Hanmer Springs’ Iconic Conical Hill Under Threat
A proposed fly ride on the iconic Conical Hill in Hanmer Springs has a large group of residents and property owners concerned. The Friends of Conical Hill think the proposed flyride will ‘ruin everything that is special about Conical Hill.’ The group are taking the Hurunui District Council and the Hanmer Springs Pool and Spa to task over the proposal.
Hanmer Springs Pools and Spa (owned by Hurunui District Council) have applied for resource consent from Hurunui District Council to construct and operate the Flyride. The same type of ride was proposed for Taupo but was withdrawn over the same concerns voiced by local residents.
This is a ‘fox guarding the henhouse’ situation, where the decision-maker (Hurunui District Council) gets to decide whether a business it owns and benefits from can build on public reserve land. In this case, the proverbial henhouse is the majestic quiet of Conical Hill, beloved by generations of kiwis. Hens guarded by foxes don’t tend to fare well, hence Friends of Conical Hill are deeply concerned.
Ross Carter, a Hanmer Springs resident and business owner, says ‘the proposed ride breaches several HDC rules and we are deeply concerned about the effects such a ride will have on amenity values, parking concerns, privacy and the peace and quiet currently enjoyed by local property owners and residents.’
Carter continues: ‘Conical hill is an iconic visitor experience enjoyed by generations of visitors for over 100 years who walk the hill for its natural quiet, views and birdlife. Rare and endangered species of birds and geckos are present on the hill. They’ll never survive the construction of a Flyride in the middle of their patch.’
Gavin Martin, longtime local resident, says the Friends of Conical Hill are deeply concerned that ‘Neither the Hurunui District Council (who owns Hanmer Springs Thermal Pools and Spa) nor the Pools and Spa themselves have done any research or surveys to see if the upwards of 50,000 people who walk Conical Hill every year like the proposal. Or whether a flyride would ruin everything that is special about Conical Hill.’ Martin also describes public consultation as ‘appallingly bad’, with many residents directly affected not even having been contacted by the applicant or the HDC prior to the application being submitted.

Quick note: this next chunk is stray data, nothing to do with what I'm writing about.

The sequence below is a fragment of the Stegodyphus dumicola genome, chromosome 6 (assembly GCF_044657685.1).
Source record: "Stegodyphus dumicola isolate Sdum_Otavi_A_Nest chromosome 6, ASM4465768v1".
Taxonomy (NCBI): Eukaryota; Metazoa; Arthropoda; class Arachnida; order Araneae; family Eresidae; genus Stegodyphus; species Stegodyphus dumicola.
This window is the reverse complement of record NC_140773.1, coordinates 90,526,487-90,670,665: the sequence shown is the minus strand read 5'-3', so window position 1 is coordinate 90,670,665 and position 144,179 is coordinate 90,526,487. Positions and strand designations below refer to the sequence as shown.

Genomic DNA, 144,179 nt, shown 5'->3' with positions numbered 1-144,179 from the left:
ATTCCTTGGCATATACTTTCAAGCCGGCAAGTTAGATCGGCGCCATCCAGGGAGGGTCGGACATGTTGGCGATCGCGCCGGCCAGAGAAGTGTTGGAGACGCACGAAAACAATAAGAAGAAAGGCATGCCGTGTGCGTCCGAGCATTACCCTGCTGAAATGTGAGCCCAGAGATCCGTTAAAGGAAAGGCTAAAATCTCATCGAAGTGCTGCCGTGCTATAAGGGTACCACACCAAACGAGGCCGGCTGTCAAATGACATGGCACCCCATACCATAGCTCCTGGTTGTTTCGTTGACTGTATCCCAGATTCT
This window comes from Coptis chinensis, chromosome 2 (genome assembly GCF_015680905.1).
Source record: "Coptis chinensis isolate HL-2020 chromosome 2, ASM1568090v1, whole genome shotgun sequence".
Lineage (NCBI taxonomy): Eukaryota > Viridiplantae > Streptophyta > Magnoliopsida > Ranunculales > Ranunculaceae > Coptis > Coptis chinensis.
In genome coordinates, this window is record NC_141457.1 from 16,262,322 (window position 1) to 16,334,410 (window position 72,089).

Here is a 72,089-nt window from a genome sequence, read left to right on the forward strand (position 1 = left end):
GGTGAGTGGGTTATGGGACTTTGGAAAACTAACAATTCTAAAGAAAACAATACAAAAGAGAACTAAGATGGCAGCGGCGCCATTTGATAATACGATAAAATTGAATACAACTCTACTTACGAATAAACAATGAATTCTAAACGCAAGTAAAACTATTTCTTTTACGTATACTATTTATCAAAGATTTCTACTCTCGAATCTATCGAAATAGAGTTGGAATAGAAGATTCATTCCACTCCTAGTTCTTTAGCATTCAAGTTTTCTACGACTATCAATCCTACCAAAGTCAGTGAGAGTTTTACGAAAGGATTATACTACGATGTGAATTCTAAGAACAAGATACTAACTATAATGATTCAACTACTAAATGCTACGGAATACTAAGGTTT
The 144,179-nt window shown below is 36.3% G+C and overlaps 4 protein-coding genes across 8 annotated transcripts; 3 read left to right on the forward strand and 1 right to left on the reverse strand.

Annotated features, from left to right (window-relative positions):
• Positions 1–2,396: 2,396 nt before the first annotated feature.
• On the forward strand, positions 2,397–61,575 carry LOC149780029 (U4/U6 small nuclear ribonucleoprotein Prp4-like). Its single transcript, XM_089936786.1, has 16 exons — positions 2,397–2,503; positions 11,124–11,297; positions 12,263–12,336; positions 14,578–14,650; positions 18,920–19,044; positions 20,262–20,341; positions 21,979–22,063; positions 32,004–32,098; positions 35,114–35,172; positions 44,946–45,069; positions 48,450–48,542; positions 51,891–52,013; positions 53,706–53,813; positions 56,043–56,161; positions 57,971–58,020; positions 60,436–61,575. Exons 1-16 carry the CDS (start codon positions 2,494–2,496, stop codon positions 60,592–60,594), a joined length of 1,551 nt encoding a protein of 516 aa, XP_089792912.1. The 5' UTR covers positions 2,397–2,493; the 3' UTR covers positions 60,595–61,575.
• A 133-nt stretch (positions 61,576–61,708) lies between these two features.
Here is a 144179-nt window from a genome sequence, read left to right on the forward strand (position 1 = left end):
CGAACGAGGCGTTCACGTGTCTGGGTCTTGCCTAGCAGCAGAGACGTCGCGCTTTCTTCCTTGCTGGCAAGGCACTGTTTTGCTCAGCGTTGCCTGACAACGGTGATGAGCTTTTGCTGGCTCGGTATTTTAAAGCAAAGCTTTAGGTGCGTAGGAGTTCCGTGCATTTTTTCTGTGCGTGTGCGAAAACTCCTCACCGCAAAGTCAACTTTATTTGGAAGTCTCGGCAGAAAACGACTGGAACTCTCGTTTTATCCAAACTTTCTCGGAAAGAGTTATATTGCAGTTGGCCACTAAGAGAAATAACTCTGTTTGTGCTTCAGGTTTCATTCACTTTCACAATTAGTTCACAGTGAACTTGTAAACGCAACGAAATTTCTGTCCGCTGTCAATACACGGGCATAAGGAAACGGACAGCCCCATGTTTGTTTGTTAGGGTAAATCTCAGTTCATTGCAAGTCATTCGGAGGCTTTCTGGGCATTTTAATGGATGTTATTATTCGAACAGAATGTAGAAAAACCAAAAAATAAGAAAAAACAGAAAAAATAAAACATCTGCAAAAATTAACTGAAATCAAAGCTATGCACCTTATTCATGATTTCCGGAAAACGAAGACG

The Friends of Conical Hill (FOCH) comprises over 100 members, including residents, rate-payers, business owners, and bach-owners. We have engaged at our own expense Resource Management experts, a Traffic Engineer, Lawyer, and other experts to represent us at the consent hearing.
With a target of 80,000 riders in the first year, 88,000 in the second year and 97,000 in the third year and with a capacity of 1400 riders per day, the Friends of Conical Hill believe that these numbers in addition to the 50,000 people currently walking Conical Hill will have a hugely detrimental effect on the natural peace and quiet not only of Conical Hill but also the surrounding properties along with parking issues, noise and disturbance to local birdlife and endangered species resident on Conical Hill.
It also sets a dangerous precedent for more commercial development.
Ross Carter says, ‘the HDC and the HSTPS have no social conscience as far as affected residents are concerned. They’re driven purely by profit and growth at the expense of the environment and wildlife, people’s enjoyment of public space, and the mental health and well-being of the public.’
Carter continues ‘We hasten to add that we are not against the proposal itself. We just don’t like where they’re putting it. There are plenty of hills around Hanmer. A flyride can go on any one of the many hills around Hanmer. And it could be more fun too! The proposed flyride will only go at walking speed. Pick any other hill, and they could go faster. They don’t need to spoil Conical Hill to create a Flyride.’
The proposed ride breaches several rules in the Hurunui District plan, including:
•Five of the poles proposed are higher than the maximum height of 8 metres allowed within the Open Space Zone.
•The noise limits for activities within the Open Space Zone would also be exceeded outside the northern and western boundaries of the site, in some circumstances.
•As the application comprises a new activity which is to be established on site, the plan requires carparking. No carparking is proposed as part of this application.
•As the poles and line of the proposed flyride are captured under the definition of ‘building,’ being structures which are more than 2.5 metres in height, they are required to comply with the Hanmer Springs design standards. The poles and line are constructed of steel which is not a permitted cladding material under the Hanmer Springs design standards.
•The part of the site where the proposed flyride is to be located is within an identified slope hazard 4 area.